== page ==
Mitomycin Can Set Up Some Solid Tumors for Destruction by Irinotecan

September 1, 2001

COLUMBUS, Ohio-Mitomycin (Mutamycin) can make some solid tumors flare high levels of topoisomerase-I and set them up for destruction by topoisomerase-I inhibitors such as irinotecan (Camptosar), according to Miguel A. Villalona, MD. Dr. Villalona is assistant professor in the Department of Medicine at Ohio State University Comprehensive Cancer Center in Columbus, Ohio.

COLUMBUS, Ohio—Mitomycin (Mutamycin) can make some solid tumors flare high levels of topoisomerase-I and set them up for destruction by topoisomerase-I inhibitors such as irinotecan (Camptosar), according to Miguel A. Villalona, MD. Dr. Villalona is assistant professor in the Department of Medicine at Ohio State University Comprehensive Cancer Center in Columbus, Ohio.

"We hypothesized that administering mitomycin first would result in increased expression of topoisomerase-I, therefore enhancing the ability of irinotecan to interact with its target. This schedule would also decrease the chance that irinotecan would interfere with DT-diaphorase and the activation of mitomycin," Dr. Villalona said.

Testing the Strategy

Dr. Villalona tested this strategy in a phase I study in which patients were given mitomycin 6 mg/m² on day 1 of a 6-week cycle, followed by irinotecan in doses escalating from 50 to 100 mg/m² on days 2, 8, 15, and 22. Due to problems with late diarrhea, this was changed to a 4-week cycle, which included escalating irinotecan to 150 mg/m².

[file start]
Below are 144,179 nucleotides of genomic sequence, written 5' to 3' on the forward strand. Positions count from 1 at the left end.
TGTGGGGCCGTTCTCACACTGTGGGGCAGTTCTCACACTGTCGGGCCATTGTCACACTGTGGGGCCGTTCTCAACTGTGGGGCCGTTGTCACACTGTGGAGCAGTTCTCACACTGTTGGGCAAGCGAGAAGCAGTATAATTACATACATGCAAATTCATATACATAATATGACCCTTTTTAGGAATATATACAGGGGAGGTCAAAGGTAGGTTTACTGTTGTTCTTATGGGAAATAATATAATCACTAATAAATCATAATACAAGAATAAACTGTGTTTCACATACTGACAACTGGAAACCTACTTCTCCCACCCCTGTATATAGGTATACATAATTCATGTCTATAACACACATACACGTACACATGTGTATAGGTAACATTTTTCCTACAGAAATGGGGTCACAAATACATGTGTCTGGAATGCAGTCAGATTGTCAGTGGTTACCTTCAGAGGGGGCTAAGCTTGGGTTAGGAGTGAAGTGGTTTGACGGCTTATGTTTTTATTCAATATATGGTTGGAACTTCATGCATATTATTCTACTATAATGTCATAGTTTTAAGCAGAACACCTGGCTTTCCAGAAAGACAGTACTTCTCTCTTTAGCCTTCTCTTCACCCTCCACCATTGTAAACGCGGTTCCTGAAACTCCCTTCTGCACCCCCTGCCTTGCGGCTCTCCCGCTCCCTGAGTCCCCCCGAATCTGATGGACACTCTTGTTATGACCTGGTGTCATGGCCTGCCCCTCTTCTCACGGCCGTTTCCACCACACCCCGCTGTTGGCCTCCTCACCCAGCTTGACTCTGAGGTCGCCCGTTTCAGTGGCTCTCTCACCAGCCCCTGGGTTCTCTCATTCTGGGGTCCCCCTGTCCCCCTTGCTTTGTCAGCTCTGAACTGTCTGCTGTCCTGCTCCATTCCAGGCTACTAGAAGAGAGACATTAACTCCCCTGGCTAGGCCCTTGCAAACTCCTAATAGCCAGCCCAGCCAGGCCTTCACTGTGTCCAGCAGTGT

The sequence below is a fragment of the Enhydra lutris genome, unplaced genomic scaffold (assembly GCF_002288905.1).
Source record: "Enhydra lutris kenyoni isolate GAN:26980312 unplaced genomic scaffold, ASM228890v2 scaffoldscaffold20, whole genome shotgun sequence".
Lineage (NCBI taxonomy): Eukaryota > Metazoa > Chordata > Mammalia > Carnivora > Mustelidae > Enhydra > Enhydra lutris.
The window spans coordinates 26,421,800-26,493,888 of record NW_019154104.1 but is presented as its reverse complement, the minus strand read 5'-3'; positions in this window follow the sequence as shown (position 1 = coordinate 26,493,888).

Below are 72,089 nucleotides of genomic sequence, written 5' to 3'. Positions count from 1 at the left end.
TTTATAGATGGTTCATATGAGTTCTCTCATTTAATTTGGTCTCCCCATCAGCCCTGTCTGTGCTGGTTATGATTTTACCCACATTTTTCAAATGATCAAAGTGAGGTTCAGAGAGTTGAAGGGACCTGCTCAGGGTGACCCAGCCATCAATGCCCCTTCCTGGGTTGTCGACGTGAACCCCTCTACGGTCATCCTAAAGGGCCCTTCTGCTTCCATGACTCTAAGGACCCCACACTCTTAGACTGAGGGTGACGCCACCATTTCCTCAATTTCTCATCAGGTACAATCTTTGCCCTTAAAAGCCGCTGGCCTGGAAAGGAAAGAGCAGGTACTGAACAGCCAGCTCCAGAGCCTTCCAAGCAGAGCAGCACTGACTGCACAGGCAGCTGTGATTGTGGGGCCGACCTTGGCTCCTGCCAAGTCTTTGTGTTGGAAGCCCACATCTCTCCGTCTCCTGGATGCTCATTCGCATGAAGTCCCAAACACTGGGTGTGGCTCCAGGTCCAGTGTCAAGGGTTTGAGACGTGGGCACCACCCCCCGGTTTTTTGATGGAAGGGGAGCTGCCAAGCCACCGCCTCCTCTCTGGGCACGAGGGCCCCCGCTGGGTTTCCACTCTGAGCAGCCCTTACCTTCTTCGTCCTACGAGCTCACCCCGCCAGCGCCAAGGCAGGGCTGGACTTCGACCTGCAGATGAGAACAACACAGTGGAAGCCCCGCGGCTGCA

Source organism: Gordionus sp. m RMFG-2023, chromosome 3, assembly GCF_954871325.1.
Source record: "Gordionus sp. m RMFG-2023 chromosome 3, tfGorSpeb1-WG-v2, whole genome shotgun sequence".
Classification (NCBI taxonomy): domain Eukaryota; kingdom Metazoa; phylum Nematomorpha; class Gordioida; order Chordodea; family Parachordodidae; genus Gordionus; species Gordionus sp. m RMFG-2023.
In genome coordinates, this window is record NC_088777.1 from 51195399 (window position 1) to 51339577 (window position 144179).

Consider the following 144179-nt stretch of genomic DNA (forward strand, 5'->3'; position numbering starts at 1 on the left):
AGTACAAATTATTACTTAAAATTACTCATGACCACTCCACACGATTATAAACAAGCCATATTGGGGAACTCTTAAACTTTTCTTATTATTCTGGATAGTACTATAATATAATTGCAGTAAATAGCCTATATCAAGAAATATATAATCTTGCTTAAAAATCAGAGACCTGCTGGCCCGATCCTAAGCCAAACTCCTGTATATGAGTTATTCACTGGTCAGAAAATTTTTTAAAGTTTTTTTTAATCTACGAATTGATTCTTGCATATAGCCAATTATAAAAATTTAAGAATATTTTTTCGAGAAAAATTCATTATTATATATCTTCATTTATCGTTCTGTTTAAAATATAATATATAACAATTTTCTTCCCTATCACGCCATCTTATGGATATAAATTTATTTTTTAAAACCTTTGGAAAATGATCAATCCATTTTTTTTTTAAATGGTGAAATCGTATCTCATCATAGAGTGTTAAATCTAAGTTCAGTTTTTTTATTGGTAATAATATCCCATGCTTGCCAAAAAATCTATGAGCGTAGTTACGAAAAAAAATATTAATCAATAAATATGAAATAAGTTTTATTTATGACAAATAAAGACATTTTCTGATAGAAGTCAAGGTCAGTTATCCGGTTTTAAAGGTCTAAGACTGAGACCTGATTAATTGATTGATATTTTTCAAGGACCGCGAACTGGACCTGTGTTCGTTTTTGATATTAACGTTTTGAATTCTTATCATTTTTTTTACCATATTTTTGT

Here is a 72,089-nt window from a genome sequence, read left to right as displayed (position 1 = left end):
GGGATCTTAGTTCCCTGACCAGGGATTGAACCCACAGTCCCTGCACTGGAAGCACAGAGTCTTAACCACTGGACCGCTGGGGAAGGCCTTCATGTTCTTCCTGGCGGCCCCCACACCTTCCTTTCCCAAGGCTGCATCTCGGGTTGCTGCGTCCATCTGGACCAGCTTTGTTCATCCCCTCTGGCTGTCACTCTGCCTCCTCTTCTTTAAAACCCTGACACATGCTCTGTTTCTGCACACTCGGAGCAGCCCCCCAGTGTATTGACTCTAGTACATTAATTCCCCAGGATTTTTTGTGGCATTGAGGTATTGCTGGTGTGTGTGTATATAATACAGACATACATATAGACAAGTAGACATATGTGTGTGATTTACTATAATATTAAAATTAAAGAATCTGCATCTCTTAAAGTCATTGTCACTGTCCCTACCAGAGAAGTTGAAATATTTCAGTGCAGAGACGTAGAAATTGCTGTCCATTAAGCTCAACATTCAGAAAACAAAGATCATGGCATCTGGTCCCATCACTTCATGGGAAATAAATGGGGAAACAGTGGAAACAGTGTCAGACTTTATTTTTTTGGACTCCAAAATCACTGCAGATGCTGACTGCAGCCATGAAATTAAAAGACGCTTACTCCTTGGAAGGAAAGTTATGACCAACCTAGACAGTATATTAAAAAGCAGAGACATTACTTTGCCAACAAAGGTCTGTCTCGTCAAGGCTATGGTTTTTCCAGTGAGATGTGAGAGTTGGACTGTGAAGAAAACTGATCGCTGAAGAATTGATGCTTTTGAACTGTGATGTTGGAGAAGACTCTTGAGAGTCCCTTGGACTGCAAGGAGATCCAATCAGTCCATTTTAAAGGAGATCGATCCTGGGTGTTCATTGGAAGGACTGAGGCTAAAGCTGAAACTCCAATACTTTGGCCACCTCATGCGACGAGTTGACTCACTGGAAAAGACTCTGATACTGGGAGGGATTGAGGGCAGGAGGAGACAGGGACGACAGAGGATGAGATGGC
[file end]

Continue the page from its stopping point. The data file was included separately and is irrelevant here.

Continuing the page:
The study enrolled 38 patients with various advanced solid malignancies and no prior treatment with mitomycin, irinotecan, or nitrosourea, and no more than six prior courses of chemotherapy containing an alkylating agent. Due to inactivation of NQ01 by warfarin (Coumadin), use of this medication was not permitted.

Pharmacokinetic sampling was done at the end of the irinotecan infusion and at 2, 4, and 24 hours postinfusion. RNA from peripheral lymphocytes was tested for NQ01, topoisomerase-I, and carboxylesterase expression.

The researchers found that the maximum tolerated dose (MTD) of irinotecan was 125 mg/m² with 6 mg/m² of mitomycin.

Antitumor Activity

Dr. Villalona reported antitumor activity in 17 of 37 evaluable patients on this phase I study. This included 1 complete response (CR) in 6 patients with refractory breast cancer, 1 CR in 6 patients with pretreated esophageal cancer, and partial responses (PR) in patients with breast cancer, esophageal cancer, gastric cancer, and refractory NSCLC.

A patient with esophageal cancer and liver metastases "has basically gone into complete remission," Dr. Villalona said. This heavily pretreated patient had progressed despite prior treatment with 5-fluorouracil, cisplatin (Platinol), and paclitaxel (Taxol).

"The combination of irinotecan and mitomycin is feasible and preliminarily active in refractory solid malignancies," Dr. Villalona reported. "Late diarrhea in weeks 3 and 4 is the main toxicity that limits dose escalation for the combination. A 4-week schedule with mitomycin on day 1 and irinotecan on days 2 and 8 is better tolerated," Dr. Villalona said.

In future studies Dr. Villalona expects to add a cyclooxygenase-2 (COX-2) inhibitor to the combination, to study irinotecan/mitomycin as third-line therapy in metastatic breast cancer, and to test it in esophageal and gastric adenocarcinomas.